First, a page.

Canaletto, c. 1765 , The Ruins of the old Kreuzkirche, Dresden by Bernardo Bellotto, Wall Art on Framed Poster 20”X16”


The Dresden Kreuzkirche (Church of the Holy Cross) is a Lutheran church in Dresden, Germany.

It is the main church and seat of the Landesbischof of the Evangelical-Lutheran Church of Saxony, and the largest church building in the Free State of Saxony. It also is home of the Dresdner Kreuzchor boys’ choir.

A Romanesque basilica dedicated to Saint Nicholas had existed at the southeastern corner of the Dresden market since the twelfth century. A Side-chapel of the Cross, named after a relic bequeathed by the Meissen margravine Constance of Babenberg (1212–1243), was first mentioned in 1319. Over the decades, it became the name of the whole church, which was officially dedicated on 10 June 1388 to the Holy Cross.

From 1401 it was rebuilt as a hall church with a prominent westwork in the German Sondergotik style. Based on the architectural works by Peter Parler (1330–1399), the construction later served as a model for numerous church buildings in  such as St. Anne’s Church, Annaberg-Buchholz or St. Wolfgang’s Church, Schneeberg. Finished about 1447/49, the church burned down in 1491, the first of five blazes over the next centuries. The Wettin electors of Saxony, residing at Dresden since 1464, had the Gothic hall church rebuilt, from 1499 under the architectural direction of Conrad Pflüger. From 1579 until 1584 the westwork was restored in a Renaissance style.

The church was heavily damaged by Prussian cannonade during the Seven Years’ War, with its Late Gothic choir almost completely destroyed. After the war, the Dresden master builder Johann George Schmidt (1707–1774) set up plans for a Baroque reconstruction, which however were opposed by contemporary architects of the Neoclassicist school following Zacharias Longuelune (1669–1748). Prince Francis Xavier of Saxony backed Schmidt and laid the foundation stone in 1764, nevertheless, after the preserved westwork collapsed in 1765, Schmidt had to accept the Neoclassicist chief architect Friedrich August Krubsacius (1718–1789) as adviser. Choir and steeple were accomplished in 1788, the new church was consecrated in 1792 and construction works finished in 1800.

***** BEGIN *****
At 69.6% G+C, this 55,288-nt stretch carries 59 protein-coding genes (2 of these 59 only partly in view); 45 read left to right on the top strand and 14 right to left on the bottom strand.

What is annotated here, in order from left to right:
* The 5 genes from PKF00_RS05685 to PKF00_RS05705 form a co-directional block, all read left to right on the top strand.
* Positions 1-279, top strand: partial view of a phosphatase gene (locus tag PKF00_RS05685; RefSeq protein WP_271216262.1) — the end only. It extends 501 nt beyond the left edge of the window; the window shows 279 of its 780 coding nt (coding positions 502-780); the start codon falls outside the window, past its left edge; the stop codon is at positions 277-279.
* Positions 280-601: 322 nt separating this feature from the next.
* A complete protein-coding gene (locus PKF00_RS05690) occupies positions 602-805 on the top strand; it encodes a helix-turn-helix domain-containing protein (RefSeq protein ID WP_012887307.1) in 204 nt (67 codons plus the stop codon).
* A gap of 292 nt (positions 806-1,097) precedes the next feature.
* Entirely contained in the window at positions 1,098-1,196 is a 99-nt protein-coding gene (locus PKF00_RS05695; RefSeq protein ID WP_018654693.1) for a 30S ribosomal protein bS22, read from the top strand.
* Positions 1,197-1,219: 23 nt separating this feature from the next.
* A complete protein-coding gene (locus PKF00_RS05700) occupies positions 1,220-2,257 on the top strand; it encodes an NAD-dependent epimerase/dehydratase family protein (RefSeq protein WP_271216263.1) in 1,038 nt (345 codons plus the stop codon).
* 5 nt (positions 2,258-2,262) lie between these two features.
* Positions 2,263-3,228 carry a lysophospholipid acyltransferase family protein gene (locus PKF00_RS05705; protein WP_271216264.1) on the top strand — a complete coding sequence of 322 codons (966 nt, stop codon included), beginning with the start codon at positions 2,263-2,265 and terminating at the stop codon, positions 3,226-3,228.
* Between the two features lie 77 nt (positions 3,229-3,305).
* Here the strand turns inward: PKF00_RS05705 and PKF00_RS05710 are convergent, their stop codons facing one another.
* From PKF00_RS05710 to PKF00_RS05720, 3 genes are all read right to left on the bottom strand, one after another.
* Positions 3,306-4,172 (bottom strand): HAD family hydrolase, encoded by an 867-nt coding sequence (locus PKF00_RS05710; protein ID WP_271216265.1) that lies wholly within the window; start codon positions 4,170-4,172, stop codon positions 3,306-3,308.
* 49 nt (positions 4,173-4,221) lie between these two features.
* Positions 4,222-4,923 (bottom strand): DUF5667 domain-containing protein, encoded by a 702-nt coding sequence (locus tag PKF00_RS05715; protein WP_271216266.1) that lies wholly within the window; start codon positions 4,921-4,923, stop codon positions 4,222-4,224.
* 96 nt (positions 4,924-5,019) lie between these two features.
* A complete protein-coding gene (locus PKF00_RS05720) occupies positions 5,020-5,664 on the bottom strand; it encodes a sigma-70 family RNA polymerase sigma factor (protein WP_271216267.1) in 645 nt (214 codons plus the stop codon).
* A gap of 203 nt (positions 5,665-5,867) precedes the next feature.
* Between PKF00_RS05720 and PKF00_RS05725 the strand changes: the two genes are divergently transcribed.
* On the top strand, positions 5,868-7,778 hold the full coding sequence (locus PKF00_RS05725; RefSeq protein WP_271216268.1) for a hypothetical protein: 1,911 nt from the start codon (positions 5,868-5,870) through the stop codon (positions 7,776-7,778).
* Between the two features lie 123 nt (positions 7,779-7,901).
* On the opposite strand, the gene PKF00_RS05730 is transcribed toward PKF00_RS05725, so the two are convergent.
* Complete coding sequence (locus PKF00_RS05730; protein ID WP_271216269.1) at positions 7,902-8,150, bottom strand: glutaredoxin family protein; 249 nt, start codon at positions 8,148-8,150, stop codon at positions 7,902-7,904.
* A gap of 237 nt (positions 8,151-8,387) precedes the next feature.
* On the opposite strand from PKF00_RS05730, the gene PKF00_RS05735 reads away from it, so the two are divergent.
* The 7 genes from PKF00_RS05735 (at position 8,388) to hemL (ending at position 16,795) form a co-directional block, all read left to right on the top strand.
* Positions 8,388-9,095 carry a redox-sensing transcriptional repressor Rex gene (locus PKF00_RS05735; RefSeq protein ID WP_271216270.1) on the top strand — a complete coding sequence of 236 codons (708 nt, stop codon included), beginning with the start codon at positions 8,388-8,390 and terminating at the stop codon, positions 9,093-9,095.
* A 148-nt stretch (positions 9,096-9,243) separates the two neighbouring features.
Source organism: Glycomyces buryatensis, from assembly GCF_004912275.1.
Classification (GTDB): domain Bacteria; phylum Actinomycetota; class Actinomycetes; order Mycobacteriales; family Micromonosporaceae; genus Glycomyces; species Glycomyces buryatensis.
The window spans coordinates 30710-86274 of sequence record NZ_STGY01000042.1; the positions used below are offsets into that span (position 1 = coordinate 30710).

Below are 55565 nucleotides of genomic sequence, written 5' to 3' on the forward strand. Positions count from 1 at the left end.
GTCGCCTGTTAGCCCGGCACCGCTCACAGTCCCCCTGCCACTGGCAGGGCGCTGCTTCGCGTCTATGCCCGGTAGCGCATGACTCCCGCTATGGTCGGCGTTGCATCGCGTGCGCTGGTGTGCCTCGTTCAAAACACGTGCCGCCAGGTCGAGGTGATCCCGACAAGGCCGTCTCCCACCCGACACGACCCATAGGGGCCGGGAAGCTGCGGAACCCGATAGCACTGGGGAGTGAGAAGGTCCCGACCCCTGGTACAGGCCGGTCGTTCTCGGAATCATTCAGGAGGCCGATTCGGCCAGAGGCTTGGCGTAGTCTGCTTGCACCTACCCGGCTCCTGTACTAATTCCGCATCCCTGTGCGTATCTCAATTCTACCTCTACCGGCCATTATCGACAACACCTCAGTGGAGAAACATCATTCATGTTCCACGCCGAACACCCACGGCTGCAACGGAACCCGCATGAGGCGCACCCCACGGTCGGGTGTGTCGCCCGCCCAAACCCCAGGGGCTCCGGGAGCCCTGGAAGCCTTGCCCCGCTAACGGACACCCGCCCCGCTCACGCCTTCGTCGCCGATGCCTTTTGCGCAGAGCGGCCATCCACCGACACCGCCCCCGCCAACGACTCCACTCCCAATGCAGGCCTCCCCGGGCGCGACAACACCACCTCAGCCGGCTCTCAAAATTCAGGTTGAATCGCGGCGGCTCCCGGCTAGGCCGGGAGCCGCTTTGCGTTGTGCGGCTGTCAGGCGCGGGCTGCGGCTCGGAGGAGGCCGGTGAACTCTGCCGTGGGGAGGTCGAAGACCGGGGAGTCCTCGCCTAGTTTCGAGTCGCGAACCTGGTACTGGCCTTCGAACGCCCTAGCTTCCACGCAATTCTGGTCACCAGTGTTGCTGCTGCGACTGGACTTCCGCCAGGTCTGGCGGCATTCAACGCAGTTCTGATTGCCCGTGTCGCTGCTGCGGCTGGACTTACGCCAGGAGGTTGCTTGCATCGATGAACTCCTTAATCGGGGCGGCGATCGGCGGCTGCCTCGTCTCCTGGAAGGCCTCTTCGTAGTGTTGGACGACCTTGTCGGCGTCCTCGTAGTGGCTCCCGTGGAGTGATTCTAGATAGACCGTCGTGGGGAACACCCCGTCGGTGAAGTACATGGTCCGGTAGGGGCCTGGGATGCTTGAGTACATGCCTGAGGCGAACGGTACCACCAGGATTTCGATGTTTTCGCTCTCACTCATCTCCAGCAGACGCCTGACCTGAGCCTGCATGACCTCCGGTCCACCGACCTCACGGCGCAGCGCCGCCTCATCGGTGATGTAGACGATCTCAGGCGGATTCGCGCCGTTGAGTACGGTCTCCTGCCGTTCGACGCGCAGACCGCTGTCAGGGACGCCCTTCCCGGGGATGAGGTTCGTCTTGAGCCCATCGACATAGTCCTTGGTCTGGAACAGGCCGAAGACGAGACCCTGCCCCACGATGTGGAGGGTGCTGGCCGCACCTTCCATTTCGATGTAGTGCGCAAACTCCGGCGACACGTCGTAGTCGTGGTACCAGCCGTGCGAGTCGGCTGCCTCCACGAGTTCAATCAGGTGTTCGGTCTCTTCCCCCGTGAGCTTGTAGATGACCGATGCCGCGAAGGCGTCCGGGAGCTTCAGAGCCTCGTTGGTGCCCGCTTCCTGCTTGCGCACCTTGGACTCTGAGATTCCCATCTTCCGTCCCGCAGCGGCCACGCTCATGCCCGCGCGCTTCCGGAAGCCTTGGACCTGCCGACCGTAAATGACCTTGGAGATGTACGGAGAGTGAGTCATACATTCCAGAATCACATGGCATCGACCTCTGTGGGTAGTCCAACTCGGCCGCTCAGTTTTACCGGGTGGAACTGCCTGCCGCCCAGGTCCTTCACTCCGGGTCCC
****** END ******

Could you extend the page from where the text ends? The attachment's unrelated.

In this painting, Bernardo Bellotto precisely depicted the old Church of the Cross, after the collapse of the Westwerk.

Decorate your space with this beautiful masterpiece of the 1700s printed on high-quality matte paper. The wooden framed from renewable forests will add an extra touch of luxury.

Framed Poster Characteristics:
• Ayous wood .75″ (1.9 cm) thick frame from renewable forests
• Paper thickness: 10.3 mil (0.26 mm)
• Paper weight: 5.57 oz/y² (189 g/m²)
• Lightweight
• Acrylite front protector
• Hanging hardware included
• Blank product components in the US sourced from Japan and the US
• Blank product components in the EU sourced from Japan and Latvia

Weight 1.13 lbs